Nick himself is now awaiting trial for committing child sex offences while police were treating him as a victim. He may also be charged with perverting the course of justice and fraud.

But although he will have to answer for his actions in court, the real villain of the piece has got away scot-free and continues to enjoy a high-profile political career. Few people would ever have heard of Nick, had it not been for Watson, now Labour’s deputy leader.

When he’s not trying to shackle our free Press, or cosying up to the odious Max Mosley — from whom he has accepted £540,000 in donations — Watson can be found pursuing a deranged vendetta against senior Tories he accuses of sex crimes.

He has repeatedly smeared leading Conservatives, dead or alive, as serial murderers, rapists and child molesters. It’s why I dubbed him The Nonce Finder General, imagining Watson leading a torchlit procession down Whitehall, burning suspected Tory sex fiends at the stake.

ZOO CLOSURE

Twycross Zoo, near Leicester, was forced to close at the weekend after a gibbon escaped from its enclosure.

Visitors were corralled into a restaurant and the gates were locked while Darwin, a Siamang gibbon, was recaptured.

The Siamang is the largest of the gibbon family, with an arm-span of around five feet.

While gibbons have been known to lash out in captivity, there are no reports of human fatalities.

Puzzled visitors were initially told that the zoo had been closed because of a ‘health and safety’ emergency.

Elf’n’safety? At this rate, it won’t be long before all zoo animals, including gibbons, are forced to wear hi-viz jackets and hard hats at all times. In the event, Darwin got bored after ten minutes and turned himself in.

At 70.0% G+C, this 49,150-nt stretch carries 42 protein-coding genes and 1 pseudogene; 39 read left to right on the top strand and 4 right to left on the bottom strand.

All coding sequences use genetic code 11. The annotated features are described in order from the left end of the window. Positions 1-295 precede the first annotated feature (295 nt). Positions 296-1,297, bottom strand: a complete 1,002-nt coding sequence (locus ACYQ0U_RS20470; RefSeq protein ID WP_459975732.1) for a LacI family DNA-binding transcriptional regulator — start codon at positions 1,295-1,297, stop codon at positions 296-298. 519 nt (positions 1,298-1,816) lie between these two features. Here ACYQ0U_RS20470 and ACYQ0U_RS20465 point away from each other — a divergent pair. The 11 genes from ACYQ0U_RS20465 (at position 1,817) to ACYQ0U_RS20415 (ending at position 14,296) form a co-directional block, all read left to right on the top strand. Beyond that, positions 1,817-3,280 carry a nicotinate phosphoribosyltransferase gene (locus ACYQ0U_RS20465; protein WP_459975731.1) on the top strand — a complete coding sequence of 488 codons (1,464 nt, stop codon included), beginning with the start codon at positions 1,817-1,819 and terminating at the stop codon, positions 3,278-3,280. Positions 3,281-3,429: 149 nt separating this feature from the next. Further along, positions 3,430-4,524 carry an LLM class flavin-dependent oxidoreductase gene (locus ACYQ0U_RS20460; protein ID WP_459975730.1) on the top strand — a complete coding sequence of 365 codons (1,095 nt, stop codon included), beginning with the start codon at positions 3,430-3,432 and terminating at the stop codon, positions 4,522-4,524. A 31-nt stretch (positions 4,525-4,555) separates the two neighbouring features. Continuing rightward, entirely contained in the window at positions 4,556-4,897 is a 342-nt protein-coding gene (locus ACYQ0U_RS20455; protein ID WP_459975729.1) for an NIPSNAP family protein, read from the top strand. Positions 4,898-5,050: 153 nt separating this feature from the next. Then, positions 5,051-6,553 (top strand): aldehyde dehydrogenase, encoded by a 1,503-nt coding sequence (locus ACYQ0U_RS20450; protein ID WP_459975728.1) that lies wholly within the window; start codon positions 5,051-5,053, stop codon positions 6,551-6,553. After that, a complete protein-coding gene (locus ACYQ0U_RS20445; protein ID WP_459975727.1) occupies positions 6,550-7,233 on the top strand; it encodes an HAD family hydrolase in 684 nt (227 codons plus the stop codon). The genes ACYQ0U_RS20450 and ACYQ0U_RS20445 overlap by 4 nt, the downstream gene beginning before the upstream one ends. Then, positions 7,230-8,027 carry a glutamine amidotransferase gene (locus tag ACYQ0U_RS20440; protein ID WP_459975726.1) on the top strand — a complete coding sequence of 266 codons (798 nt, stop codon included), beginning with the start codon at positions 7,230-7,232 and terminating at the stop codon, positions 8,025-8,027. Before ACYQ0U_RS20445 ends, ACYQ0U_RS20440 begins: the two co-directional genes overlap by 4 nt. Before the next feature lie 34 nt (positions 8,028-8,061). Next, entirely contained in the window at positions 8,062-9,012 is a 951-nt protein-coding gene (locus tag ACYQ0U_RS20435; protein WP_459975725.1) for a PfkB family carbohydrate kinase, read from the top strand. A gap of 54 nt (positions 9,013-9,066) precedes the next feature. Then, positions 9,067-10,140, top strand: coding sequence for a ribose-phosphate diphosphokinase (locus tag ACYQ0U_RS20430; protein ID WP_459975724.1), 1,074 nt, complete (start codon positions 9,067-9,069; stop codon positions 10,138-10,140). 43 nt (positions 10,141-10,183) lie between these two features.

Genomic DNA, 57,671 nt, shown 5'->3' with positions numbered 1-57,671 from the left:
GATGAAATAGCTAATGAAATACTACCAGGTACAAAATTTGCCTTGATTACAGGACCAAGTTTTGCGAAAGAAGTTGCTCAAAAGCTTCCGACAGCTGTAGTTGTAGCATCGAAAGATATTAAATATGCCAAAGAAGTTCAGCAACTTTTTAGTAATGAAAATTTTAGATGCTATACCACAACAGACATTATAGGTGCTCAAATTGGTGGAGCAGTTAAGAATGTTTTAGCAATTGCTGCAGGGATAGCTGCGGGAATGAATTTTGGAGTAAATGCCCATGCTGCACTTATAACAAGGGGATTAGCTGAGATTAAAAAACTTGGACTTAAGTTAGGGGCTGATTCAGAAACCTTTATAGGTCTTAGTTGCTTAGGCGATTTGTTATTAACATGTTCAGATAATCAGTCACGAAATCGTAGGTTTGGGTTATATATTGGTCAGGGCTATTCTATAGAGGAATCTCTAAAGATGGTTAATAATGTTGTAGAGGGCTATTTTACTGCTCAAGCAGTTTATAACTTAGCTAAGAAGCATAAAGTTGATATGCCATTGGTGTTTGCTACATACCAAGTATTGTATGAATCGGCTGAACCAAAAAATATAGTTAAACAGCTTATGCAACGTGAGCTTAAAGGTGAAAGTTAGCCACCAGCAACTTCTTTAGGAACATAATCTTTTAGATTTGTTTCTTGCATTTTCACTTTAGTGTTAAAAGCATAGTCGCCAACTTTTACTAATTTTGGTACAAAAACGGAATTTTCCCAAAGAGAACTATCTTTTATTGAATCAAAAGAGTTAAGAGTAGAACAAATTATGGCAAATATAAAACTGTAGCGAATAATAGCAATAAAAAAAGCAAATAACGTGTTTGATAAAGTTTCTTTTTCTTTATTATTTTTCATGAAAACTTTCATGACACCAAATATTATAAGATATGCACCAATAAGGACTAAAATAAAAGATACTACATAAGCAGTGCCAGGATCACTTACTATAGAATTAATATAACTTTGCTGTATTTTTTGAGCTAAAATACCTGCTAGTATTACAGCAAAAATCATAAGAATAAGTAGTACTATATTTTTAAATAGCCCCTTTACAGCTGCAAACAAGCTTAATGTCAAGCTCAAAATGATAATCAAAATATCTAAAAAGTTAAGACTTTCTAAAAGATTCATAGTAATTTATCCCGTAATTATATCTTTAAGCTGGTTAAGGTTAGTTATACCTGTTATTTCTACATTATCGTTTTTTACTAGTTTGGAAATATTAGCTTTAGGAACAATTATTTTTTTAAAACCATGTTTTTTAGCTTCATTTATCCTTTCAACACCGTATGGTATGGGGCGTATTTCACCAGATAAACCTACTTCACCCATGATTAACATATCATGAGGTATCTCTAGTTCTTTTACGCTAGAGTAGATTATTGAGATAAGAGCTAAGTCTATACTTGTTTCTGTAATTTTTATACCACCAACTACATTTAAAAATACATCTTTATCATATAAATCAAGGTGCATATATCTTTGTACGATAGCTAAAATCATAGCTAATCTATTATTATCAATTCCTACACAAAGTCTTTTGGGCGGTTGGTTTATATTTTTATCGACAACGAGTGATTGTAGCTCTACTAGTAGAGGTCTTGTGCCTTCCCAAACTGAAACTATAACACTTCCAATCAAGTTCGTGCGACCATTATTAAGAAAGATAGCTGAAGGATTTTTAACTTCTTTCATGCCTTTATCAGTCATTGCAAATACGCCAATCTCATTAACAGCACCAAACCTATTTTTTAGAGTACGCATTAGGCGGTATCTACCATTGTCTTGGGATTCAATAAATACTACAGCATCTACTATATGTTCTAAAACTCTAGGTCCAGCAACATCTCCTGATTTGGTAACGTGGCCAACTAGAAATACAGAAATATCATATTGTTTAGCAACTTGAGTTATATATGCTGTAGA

A couple of years ago, a gorilla who escaped from London Zoo drank five litres of undiluted blackcurrant squash while he was on the loose.

Given the heat, Darwin was probably only popping out to buy an ice cream. 

He worked in tandem with a thoroughly discredited, and now defunct, Left-wing ‘news’ agency run by a former Guardian journalist, which was pushing Nick’s claims. 

He was the prime mover behind the Paedos In High Places witch-hunt, claiming that there was a ‘powerful paedophile network linked to No 10’ during the Thatcher years.

He compared Leon Brittan to Jimmy Savile and said the former Home Secretary was being protected by a high-level cover-up. Brittan died before he could clear his name. At one stage it seemed as if Scotland Yard and the Crown Prosecution Service were taking their marching orders directly from Watson.

While encouraging Nick to press his lurid, utterly fictitious allegations, Watson has generally hidden behind parliamentary privilege to accuse Conservatives of serious crimes.

His mud-slinging is shamelessly politically motivated, designed to cause maximum damage and embarrassment to his hated Tory opponents.

But what about Adam and Charlotte Coxon and their daughter Francesca? Presumably Watson considers them collateral damage, fair game, casualties of war.

Serves them right for choosing to live in a flat above a disgusting ex-Tory MP on the estate of a thieving aristocrat, eh?

Watson could not have known that his crusade to discredit Conservatives would lead to a blameless young couple being threatened with having their baby taken into care.

But that’s not the point. The threat to the Coxons may have come from the police and social services, but it was incubated in the putrid climate Watson’s witch-hunt had created.

I’m no lawyer, so I don’t know whether Proctor could extend his £1 million lawsuit to include Watson. Or whether the Coxons can also sue for damages.

Nor do I know if Watson’s role in promoting Nick could warrant him, too, facing charges of conspiring to pervert the course of justice. What is certain is that he has abused parliamentary privilege and played a key role in destroying the lives of a considerable number of entirely innocent men and their families.

Perhaps someone could dust off that arcane charge of committing ‘misconduct in public office’ which the authorities have found so convenient in recent years.

If such a charge can be brought against civil servants who pass true information to journalists, then surely Watson — who has been spreading lies and smears while serving as an MP and Opposition deputy leader — must have a case to answer.

Watson’s day of reckoning is long overdue. It’s high time the Nonce Finder General was thrown on the bonfire he helped to stoke.